Ted Cruz just asked a question at a hearing and got the ONE answer he didn’t wan
Solution: offer free ID to everyone.
What will undoubtedly happen now is that Florida will lose billions of dollars as students will go to other states to attend college and businesses and research companies will locate elsewhere. Isn’t that fun? Equally amusing: cruise lines cannot ask whether someone is vaccinated before boarding, but schools can ask students what political party they support. Dystopia squared.
To conclude: when you’re punishing educational institutions for failing to produce drones that dutifully parrot your bankrupt ideology, what you are is a Nazi. Your mom must be so proud you went to Harvard and Yale. Ron DeSantis – Wikipedia
I see a lot of Florida college students and/or educators lawsuits coming to sue DeSantis for violating their privacy. Since it’s entirely unconstitutional…
It’s worth dwelling on this for a moment. Texas legislators want to make it illegal for citizens to voluntarily travel together without registering with the government — if and only if the aim of their travel is to lawfully cast a ballot. https://t.co/zgsQJDdb5H
— Jonathan Zittrain (@zittrain) May 31, 2021
This is the understanding of history you get without learning about the impact systemic racism has had on the country. https://t.co/loZhP2mai0
— Beau of The Fifth Column (@BeauTFC) May 8, 2021
The Texas attorney general on Wednesday told the state’s Supreme Court that voters who fear getting infected with the coronavirus do not qualify as disabled and therefore cannot vote by mail-in ballot.
In the state’s latest voting-rights dispute, the attorney general, Ken Paxton, a Republican, asked the court to order election officials in five Democratic-led counties to follow state law on mail-in ballots. Mr. Paxton argued that Texas law requires in-person voting.
The state’s election code “does not permit an otherwise healthy person to vote by mail merely because going to the polls carries some risk to public health,” read Mr. Paxton’s filing, which was directed at elections officials in the counties containing Dallas, Houston, Austin, El Paso and the border city of Brownsville.
California’s governor announced last week that mail-in ballots would be sent to all voters in November.
Mr. Paxton’s move outraged Democrats and civil rights groups in Texas, who said it was part of a long line of actions by Republicans to make it harder for minority and low-income voters, who tend to vote Democratic, to cast ballots.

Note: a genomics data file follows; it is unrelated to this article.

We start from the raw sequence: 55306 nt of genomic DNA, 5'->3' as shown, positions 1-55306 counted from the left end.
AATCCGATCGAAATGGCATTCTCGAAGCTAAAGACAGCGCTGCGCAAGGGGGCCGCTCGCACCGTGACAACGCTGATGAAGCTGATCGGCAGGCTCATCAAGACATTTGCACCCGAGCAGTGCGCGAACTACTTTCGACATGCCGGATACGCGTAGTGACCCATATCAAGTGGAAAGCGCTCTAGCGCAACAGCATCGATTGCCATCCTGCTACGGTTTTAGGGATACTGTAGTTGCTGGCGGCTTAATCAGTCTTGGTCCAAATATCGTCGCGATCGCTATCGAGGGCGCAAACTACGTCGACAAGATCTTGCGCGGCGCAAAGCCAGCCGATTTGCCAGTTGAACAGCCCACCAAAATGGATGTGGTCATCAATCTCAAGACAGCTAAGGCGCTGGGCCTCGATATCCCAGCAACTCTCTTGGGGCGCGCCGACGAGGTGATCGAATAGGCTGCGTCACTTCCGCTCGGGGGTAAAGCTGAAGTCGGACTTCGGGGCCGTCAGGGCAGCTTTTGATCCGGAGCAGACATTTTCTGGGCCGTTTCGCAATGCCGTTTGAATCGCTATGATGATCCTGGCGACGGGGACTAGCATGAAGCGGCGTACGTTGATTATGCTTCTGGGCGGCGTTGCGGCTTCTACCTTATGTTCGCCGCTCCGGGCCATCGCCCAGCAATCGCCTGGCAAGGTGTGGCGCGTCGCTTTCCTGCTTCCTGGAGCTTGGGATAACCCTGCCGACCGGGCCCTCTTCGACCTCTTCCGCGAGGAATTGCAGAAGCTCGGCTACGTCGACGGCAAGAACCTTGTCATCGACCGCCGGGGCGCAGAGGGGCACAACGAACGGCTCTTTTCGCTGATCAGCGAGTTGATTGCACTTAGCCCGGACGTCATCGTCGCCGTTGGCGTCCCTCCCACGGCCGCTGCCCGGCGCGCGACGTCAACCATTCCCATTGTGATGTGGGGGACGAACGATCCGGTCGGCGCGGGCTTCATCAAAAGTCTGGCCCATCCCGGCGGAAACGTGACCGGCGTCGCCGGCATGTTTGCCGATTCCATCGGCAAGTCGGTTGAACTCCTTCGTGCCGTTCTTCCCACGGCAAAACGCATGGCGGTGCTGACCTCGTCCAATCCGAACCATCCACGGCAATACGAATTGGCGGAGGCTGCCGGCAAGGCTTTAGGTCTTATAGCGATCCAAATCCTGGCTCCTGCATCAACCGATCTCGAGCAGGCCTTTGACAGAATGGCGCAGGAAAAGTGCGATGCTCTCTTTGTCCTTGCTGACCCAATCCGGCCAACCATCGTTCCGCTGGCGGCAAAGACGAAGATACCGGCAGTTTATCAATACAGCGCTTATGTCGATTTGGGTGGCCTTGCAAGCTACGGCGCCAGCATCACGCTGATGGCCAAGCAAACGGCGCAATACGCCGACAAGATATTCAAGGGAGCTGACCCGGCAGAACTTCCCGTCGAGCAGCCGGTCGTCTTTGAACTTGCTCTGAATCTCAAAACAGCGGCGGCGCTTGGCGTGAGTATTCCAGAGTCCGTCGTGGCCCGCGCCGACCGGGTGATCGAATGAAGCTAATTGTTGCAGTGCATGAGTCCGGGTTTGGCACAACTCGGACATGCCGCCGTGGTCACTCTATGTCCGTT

“Expanding vote-by-mail is a no-brainer and many states across the country, both red and blue, have taken this necessary step to protect their voters,” Ed Espinoza, executive director of Progress Texas, said in a statement. “Unfortunately, it appears the priorities of conservative state leaders are clear: Suppress the vote at all costs, even if it puts lives at risk.”
Mr. Paxton’s filing came as the state faces several lawsuits over its mail-in ballot rules, and as he has heightened tensions with three of the state’s largest Democratic-led cities. Earlier, Mr. Paxton warned officials in Austin, Dallas and San Antonio that their local mask-wearing requirements and other restrictions — all more strict than Gov. Greg Abbott’s executive orders — were unlawful.
When Mr. Abbott ended his stay-at-home order this month and set the stage for the state’s partial reopening, he angered many local officials by contending that his reopening policies superseded any conflicting orders issued by cities or counties.
Mr. Paxton issued letters to leaders in Austin, Dallas and San Antonio and threatened legal action over several local restrictions, including extensions of stay-at-home orders, protocols for houses of worship and requirements for face masks.
Note: This is the first of a two-part report. Watch Part 2 here: https://youtu.be/85K7xeJ8g4Y
more education funding why did youlaunch the moral Monday movie becausethe legislature in the first 13 days ofthat getting here in 2013 they attackedeverybody it’s from the teachers to thepoor to the sick then they attack votingrights they knew that voter ID wouldhurt minorities women and students butit wasn’t just voter ID they wanted torollback same-day registration earlyvoting they didn’t even want 17 and 18year olds to pre-register to vote thiswas an all-out war on the ballot then-double-a-cp mounted a legal challengeto the Republican voter ID law in 2016federal appeals court judges struck itdown saying the law was designed totarget African Americans with almostsurgical precision we want we want overthe suppression and the people found outthat even that you don’t just have towait until there’s an electoral seasonbut this past December North CarolinaRepublicans passed another voter ID lawthe n-double-a-cp and other votingrights advocates are challenging itagain in court do you think race is at
One of America’s rising Democratic stars and the first black woman to become the gubernatorial nominee for a major party in the United States, she gained national attention for her campaign in Georgia last year-and raised more money than any candidate, Democrat or Republican, in Georgia’s history. After witnessing the gross mismanagement of the 2018 election by the Secretary of State’s office, Abrams launched Fair Fight to ensure that every Georgian has a voice in our election system. She talks with Holland Taylor for a revealing conversation about her politics, her own personal story, and her future plans. Recorded April 11, 2019, at the 92nd Street Y.